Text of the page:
David SiddleChimfunshi Wildlife Orphanage

The Chimfunshi Wildlife Orphanage was founded by David and Sheila Siddle in 1983. Longtime British ex-patriots, the Siddles had been cattle ranchers in northern Zambia for many years when the couple's son-in-law (a game ranger) asked them to care for a badly wounded infant chimpanzee he had confiscated from poachers. They had barely nursed that chimp back to health before they were presented with another chimpanzee in need of help, then another. Word spread quickly through the area, and it was only a matter of time before they had a full-fledged refuge -- mostly for chimpanzees, but for other endangered animals as well (even a hippo, who still freely roams the property).

Sheila SiddleChimfunshi (meaning "place of water" in the local language) is now a renowned organization and has been used a a model for chimpanzee sanctuaries across Africa. It has received numerous awards and honors, including the Jane Goodall Award and MBEs by Queen Elizabeth II in a ceremony at Buckingham Palace.

In June of 2006, David Siddle died at the age of 78. Although the major portion of the refuge has now been placed in a trust to ensure lasting care for the chimps, Sheila Siddle and her daughter, Sylvia, still oversee the place, with Innocent Mulenga, a local Zambian, acting as manager.

Sylvia JonesThere are four areas of Chimfunshi. The Project houses around 120 chimps in four social groups over 1,500 acres. The Orphanage offers special care for new chimps or chimps needing medical attention. The Visitors Compound includes the office, an education center, and several self-service cottages for visitors. Local staff members and their families live in the village, which includes a school built from private funds in memory of David Siddle.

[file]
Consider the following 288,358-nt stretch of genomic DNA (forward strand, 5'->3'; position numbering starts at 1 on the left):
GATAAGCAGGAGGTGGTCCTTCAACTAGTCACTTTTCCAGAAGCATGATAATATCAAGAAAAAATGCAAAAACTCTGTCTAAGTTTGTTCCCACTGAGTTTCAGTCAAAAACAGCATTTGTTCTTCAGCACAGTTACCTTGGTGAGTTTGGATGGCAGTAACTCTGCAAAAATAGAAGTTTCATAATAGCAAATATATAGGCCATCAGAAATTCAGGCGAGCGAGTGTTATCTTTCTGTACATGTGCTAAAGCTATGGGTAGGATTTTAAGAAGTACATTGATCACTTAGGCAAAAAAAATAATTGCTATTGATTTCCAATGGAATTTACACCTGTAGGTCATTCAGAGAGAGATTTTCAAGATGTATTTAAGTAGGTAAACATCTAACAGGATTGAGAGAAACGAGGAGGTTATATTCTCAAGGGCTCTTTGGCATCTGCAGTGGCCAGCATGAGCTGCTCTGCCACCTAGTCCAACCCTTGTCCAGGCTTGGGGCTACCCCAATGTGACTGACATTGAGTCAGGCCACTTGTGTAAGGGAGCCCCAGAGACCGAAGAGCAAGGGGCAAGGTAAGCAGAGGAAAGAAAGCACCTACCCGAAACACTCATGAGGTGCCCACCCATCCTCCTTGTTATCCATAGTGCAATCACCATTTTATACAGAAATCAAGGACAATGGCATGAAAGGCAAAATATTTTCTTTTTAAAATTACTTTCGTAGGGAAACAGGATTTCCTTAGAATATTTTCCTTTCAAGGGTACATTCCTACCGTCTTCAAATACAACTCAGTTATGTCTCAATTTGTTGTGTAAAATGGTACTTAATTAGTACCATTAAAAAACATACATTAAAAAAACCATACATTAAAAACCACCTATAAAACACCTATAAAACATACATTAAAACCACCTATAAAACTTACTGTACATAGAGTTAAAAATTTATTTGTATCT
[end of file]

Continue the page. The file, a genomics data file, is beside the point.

Did you know...

Chimpanzees are not indigenous to Zambia, but they do live in the jungles of the adjacent Congo. Although it is illegal, poachers often kill adult chimpanzees for "bush meat" and try to smuggle infant chimps out of the country, where they can sell them to zoos or research laboratories for up to $1,000.

Throughout the years, the Siddles battled poachers, civil wars, economic strife, political instability, and corruption to preserve the safety of their charges. Chimfunshi receives no government funding and completely relies on donations for its survival.

The story of Chimfunshi is beautifully told in Sheila Siddle's autobiography, In My Family Tree: A Life with Chimpanzees.


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